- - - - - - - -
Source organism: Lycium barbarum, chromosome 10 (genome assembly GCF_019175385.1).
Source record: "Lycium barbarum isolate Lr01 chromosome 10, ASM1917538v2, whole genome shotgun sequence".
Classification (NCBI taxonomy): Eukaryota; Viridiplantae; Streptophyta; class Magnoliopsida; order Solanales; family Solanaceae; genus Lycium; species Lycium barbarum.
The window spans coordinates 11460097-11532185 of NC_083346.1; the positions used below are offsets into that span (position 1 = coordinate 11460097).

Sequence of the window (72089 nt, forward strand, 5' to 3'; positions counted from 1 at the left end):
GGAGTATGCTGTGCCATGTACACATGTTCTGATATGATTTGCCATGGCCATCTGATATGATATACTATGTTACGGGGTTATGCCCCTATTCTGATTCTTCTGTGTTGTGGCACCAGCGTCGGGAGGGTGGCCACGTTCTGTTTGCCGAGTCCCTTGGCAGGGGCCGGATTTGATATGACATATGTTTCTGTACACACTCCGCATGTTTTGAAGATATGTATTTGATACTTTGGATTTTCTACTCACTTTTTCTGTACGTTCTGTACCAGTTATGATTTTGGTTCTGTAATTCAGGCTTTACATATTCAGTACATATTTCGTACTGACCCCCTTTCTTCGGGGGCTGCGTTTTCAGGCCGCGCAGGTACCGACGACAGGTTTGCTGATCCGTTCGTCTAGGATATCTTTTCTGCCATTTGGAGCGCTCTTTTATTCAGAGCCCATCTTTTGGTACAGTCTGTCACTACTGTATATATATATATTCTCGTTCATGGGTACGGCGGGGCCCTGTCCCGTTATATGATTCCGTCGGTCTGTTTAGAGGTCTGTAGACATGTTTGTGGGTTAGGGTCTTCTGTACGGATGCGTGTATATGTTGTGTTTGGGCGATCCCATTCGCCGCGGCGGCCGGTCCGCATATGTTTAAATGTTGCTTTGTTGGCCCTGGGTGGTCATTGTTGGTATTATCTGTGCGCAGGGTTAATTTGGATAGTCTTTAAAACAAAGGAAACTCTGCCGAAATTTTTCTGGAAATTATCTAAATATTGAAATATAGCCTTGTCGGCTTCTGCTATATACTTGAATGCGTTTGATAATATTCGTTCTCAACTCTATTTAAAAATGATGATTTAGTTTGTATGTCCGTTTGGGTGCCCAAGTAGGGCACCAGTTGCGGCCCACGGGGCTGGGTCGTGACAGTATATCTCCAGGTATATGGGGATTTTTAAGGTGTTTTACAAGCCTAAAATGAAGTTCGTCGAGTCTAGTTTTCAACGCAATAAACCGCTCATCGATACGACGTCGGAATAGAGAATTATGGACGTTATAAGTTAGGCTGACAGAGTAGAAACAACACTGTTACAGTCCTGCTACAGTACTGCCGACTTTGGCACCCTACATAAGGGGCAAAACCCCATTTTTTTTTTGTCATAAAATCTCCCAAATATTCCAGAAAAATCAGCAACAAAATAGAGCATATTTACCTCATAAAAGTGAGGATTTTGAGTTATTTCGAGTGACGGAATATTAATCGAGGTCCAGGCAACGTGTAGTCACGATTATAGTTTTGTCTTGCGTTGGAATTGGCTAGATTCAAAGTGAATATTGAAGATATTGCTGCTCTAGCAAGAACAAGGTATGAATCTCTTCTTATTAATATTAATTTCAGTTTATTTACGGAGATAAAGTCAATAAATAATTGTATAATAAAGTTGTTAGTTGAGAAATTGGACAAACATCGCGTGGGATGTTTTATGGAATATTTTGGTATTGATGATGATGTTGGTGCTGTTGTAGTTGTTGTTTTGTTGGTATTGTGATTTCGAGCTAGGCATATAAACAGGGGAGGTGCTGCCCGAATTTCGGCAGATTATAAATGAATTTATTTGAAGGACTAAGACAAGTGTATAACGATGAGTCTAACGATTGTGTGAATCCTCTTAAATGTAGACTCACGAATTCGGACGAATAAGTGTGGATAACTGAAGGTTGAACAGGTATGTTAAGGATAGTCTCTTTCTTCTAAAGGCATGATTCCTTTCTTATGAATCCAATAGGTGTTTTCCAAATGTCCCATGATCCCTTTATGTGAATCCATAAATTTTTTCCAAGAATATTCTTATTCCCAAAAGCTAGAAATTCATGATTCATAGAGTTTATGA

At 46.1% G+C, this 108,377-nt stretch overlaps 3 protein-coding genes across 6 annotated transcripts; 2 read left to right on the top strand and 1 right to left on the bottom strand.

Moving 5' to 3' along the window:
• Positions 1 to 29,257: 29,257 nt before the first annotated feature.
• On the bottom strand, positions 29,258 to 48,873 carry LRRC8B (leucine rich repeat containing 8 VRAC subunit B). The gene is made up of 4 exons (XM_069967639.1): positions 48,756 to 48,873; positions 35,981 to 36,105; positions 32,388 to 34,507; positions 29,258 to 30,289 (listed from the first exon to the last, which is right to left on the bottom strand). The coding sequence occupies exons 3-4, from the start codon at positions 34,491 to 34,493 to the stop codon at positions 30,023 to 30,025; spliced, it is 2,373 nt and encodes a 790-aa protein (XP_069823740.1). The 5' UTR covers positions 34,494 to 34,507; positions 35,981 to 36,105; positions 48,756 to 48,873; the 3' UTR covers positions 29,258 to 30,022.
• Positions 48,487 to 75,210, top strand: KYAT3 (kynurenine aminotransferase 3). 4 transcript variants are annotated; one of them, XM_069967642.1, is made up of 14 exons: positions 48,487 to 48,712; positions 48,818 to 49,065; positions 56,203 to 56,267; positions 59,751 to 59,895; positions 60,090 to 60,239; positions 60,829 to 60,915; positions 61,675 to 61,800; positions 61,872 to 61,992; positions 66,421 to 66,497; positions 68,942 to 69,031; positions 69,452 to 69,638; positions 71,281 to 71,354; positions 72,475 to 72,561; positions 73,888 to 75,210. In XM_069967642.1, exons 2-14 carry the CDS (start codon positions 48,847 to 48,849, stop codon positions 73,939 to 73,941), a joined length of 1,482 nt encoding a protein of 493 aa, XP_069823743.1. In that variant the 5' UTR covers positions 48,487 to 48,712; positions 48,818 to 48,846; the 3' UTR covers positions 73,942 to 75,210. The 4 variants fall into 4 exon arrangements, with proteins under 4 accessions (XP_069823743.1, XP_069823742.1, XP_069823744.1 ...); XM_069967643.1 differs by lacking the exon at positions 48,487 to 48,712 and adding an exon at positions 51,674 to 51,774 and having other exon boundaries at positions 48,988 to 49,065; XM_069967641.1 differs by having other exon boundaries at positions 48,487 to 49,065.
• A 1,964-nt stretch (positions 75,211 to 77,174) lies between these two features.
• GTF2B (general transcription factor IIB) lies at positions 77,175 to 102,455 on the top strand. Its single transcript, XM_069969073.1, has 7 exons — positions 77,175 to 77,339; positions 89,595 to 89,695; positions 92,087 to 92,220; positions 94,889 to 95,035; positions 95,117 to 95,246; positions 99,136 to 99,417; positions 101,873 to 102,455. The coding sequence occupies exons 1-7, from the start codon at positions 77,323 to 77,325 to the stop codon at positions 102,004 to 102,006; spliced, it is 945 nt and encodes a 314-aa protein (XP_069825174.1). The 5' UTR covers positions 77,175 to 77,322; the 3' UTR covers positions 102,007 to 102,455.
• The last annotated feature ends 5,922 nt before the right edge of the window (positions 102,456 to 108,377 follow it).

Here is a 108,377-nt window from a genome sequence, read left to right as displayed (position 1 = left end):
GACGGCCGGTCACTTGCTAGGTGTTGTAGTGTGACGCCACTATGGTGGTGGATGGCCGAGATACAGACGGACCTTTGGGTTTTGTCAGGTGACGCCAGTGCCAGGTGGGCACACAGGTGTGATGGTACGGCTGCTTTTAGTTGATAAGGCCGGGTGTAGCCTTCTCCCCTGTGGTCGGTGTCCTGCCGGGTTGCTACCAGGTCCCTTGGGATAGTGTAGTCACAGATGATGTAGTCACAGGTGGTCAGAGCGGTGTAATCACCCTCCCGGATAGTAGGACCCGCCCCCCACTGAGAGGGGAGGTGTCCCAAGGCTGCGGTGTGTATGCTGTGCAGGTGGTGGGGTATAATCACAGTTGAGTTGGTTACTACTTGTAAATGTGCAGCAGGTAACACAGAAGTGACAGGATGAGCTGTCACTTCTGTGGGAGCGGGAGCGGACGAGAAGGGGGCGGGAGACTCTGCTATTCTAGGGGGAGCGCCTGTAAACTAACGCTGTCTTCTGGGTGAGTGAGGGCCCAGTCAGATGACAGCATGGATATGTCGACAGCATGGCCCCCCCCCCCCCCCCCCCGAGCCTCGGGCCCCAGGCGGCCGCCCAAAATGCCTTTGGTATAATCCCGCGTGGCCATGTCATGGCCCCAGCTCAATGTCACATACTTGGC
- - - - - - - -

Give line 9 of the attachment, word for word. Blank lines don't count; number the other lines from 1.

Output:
• Positions 1 to 29,257: 29,257 nt before the first annotated feature.